Not just parenting – building a family unit
Sibling relationships can be difficult to manage for any family; however there are extra challenges when one of your child has disability. Despite the challenges, siblings often share a special connection, which can play a big part in each other’s development. We talked to Vanessa and Dean, whose first child Vivienne was diagnosed with Angelman Syndrome.
Vanessa and Dean knew having two children was going to be a handful.
Basil now 15 months is two years younger to his sister Vivienne. Vanessa says Basil’s first year was the toughest they’ve experienced.
“Vivienne was extremely jealous and spent the first year hitting and pulling his hair all day long. It was so stressful, it absolutely drove me crazy,” she says.
“However, things have started to change and I have seen the beginnings of a relationship. There is still some hitting and hair pulling, but I’ve also seen some hugging, which is a big deal,” she adds with a smile.
Vanessa says they are starting to see Basil and Vivienne learn from one another. Vivienne uses Key Word Sign to communicate and Basil has begun to pick it up as well.
“Basil is pretty switched on so he has started signing, which helps Vivienne with her communication. Because he chats all day long, Vivienne vocalises more too,” she says.
“Basil is also very confident so he can also bring her out of her shell in new situations. He has been wonderful for her.”
Vanessa and Dean nurture their relationships as a family and always take time out to have some fun together and enjoy each other’s company.
“We make sure that we go and do something fun with the kids at least every second weekend,” she says.
“As a family we talk – a lot – and make sure we are having fun with each other, even if we are just hanging around the house.”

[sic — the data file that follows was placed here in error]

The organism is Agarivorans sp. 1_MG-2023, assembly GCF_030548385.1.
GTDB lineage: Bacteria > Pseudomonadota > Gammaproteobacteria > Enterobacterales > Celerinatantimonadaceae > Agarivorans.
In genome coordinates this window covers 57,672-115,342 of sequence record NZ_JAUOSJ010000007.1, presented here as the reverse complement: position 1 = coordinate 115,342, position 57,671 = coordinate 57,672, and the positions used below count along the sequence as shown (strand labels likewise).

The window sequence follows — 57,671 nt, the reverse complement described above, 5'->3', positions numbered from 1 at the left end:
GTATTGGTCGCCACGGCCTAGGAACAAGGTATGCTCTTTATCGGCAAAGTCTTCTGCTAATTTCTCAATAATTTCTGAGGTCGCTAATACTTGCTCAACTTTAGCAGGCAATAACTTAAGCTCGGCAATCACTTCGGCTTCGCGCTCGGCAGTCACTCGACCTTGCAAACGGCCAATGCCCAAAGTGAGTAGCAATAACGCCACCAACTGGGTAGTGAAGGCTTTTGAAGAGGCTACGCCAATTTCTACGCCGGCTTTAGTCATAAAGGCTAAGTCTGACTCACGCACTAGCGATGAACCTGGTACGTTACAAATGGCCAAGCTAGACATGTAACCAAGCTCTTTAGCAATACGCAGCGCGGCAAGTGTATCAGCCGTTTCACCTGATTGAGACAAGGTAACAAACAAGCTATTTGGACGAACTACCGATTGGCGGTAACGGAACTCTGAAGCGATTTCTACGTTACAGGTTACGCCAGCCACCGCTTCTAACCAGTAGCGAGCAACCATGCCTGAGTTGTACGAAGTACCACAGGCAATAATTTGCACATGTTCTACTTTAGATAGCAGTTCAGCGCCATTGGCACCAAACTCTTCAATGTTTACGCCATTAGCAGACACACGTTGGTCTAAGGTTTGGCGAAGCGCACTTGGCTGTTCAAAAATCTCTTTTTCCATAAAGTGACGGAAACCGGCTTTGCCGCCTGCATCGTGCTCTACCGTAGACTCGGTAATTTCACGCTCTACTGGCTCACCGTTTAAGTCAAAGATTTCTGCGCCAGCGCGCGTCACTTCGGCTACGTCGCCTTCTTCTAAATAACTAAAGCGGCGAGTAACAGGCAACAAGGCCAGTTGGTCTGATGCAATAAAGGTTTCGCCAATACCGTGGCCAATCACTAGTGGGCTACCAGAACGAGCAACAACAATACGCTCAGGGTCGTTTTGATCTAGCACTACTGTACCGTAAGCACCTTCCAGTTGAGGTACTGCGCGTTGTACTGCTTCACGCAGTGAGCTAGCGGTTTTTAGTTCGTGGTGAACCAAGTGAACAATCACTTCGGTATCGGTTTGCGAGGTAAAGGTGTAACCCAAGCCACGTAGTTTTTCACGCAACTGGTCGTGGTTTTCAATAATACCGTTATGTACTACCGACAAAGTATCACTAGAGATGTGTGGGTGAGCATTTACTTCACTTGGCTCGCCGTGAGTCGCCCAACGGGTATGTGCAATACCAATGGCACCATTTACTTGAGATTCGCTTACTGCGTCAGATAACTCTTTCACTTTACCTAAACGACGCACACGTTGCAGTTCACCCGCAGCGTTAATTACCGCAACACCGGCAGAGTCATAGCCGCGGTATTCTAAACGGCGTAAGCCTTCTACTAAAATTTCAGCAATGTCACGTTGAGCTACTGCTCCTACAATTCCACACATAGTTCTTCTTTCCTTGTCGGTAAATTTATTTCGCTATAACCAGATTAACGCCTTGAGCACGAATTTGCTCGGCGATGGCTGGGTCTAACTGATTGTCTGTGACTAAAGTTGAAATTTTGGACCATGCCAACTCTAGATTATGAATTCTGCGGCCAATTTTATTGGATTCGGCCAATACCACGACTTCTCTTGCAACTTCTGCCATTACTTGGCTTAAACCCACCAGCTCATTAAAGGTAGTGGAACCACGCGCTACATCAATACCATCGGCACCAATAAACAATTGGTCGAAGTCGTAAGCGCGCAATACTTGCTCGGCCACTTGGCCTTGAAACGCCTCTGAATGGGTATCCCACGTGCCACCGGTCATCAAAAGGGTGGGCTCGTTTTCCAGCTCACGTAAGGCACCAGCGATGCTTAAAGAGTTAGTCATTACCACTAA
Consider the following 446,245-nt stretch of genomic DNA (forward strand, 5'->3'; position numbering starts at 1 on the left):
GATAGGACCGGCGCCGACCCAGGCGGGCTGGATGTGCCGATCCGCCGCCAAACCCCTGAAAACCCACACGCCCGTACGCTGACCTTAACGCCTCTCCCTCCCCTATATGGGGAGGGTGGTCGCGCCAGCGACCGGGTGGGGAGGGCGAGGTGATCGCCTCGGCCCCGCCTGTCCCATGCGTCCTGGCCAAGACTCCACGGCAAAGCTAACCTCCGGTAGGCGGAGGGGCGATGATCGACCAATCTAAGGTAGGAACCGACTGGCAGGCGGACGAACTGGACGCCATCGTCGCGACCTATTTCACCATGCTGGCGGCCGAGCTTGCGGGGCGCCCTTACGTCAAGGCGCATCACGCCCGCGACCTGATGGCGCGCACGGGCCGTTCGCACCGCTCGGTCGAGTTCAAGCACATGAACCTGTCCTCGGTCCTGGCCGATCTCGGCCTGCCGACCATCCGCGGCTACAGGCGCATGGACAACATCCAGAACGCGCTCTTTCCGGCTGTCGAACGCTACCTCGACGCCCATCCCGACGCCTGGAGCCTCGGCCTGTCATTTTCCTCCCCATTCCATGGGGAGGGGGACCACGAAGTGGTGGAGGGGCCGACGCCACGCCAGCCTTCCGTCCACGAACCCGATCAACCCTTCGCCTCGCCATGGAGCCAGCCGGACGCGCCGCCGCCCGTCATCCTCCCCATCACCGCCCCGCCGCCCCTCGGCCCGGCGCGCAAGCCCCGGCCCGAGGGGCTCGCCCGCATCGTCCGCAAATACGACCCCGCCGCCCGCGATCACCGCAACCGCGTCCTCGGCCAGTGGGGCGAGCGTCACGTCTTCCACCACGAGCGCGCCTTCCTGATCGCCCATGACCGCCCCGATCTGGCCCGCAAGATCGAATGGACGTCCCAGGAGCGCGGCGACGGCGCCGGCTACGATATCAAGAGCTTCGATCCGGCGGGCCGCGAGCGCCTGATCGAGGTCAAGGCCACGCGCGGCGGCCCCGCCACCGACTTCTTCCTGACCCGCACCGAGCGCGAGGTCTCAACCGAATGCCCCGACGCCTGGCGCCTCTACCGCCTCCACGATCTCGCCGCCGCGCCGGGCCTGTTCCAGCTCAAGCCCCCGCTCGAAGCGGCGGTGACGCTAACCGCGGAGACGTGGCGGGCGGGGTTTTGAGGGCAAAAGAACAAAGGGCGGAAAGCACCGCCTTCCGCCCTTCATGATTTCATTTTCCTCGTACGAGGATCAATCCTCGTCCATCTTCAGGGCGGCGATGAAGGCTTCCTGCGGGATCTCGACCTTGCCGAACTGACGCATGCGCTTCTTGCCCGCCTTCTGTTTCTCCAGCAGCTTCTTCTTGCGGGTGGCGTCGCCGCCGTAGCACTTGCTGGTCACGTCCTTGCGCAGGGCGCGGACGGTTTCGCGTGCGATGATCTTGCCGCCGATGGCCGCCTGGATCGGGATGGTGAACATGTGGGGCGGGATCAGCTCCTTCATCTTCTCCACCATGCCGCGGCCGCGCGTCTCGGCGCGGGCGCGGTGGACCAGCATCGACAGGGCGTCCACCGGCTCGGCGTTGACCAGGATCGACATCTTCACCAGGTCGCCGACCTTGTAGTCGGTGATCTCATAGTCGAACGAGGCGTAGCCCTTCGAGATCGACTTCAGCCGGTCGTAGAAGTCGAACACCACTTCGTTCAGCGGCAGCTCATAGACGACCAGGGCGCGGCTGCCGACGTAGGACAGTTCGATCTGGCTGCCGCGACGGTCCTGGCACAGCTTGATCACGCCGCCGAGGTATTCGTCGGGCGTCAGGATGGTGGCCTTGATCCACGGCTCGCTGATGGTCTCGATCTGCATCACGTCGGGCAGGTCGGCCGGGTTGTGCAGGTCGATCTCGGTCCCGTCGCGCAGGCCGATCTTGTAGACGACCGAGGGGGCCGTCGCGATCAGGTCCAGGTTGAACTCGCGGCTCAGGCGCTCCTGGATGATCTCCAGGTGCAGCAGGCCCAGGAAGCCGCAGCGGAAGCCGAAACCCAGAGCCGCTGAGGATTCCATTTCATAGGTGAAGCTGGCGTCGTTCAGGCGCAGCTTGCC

Taking time out as parents
For any parent, looking after yourself is critical. Neglecting your own needs and wellbeing is a surefire way to exhaustion. Although Vanessa hasn’t always found it easy to do so, she is getting better at looking after herself.
“I now have one day a week to myself so that I can pursue things I want for myself and the family, without feeling depressed and overwhelmed,” she says.
As well as making time for herself, Vanessa says she and Dean have found it helpful to maintain routines in their relationship. This helps reduce stress and set aside some quality time together.
“Dean and I try to make our home life as happy and harmonious as possible. We talk and laugh a lot and spend each night debriefing about our day. It’s stressful enough as it is with two little kids, so it’s important we get any problems off our chest if they arise.”
Being open to the positives
Raising a child with disability is a journey that comes with lots of challenges, but there are some real positives through this.
“Vivienne surprises us all the time with what she can do so I have learned to always have open expectations. Her diagnosis isn’t a finite set of abilities. She is her own person and we are all learning along the way.”
“The biggest surprise is how our life has changed for the better. That may sound weird, but I feel like we are all challenged to be better people; be more open, more compassionate, more present and grateful.”